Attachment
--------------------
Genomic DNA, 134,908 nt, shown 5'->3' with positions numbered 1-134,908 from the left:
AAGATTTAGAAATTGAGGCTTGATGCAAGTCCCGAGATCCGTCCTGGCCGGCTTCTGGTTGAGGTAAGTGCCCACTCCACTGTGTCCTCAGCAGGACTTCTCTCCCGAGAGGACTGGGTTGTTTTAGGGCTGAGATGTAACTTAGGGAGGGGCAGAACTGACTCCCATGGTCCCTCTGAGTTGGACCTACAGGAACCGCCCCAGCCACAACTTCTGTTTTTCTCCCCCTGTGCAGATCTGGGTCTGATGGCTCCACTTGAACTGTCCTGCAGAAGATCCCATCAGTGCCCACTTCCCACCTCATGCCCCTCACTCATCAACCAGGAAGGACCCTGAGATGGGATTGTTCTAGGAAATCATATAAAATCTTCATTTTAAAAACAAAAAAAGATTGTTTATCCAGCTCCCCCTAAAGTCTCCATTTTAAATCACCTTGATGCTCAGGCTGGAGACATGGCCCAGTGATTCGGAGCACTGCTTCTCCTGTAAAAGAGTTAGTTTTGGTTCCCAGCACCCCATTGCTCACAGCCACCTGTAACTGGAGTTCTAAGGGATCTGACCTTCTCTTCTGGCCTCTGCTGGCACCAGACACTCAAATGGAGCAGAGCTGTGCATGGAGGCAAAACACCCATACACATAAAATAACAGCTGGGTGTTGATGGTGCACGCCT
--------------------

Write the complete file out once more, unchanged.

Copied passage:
Genomic DNA, 134,908 nt, shown 5'->3' with positions numbered 1-134,908 from the left:
AAGATTTAGAAATTGAGGCTTGATGCAAGTCCCGAGATCCGTCCTGGCCGGCTTCTGGTTGAGGTAAGTGCCCACTCCACTGTGTCCTCAGCAGGACTTCTCTCCCGAGAGGACTGGGTTGTTTTAGGGCTGAGATGTAACTTAGGGAGGGGCAGAACTGACTCCCATGGTCCCTCTGAGTTGGACCTACAGGAACCGCCCCAGCCACAACTTCTGTTTTTCTCCCCCTGTGCAGATCTGGGTCTGATGGCTCCACTTGAACTGTCCTGCAGAAGATCCCATCAGTGCCCACTTCCCACCTCATGCCCCTCACTCATCAACCAGGAAGGACCCTGAGATGGGATTGTTCTAGGAAATCATATAAAATCTTCATTTTAAAAACAAAAAAAGATTGTTTATCCAGCTCCCCCTAAAGTCTCCATTTTAAATCACCTTGATGCTCAGGCTGGAGACATGGCCCAGTGATTCGGAGCACTGCTTCTCCTGTAAAAGAGTTAGTTTTGGTTCCCAGCACCCCATTGCTCACAGCCACCTGTAACTGGAGTTCTAAGGGATCTGACCTTCTCTTCTGGCCTCTGCTGGCACCAGACACTCAAATGGAGCAGAGCTGTGCATGGAGGCAAAACACCCATACACATAAAATAACAGCTGGGTGTTGATGGTGCACGCCT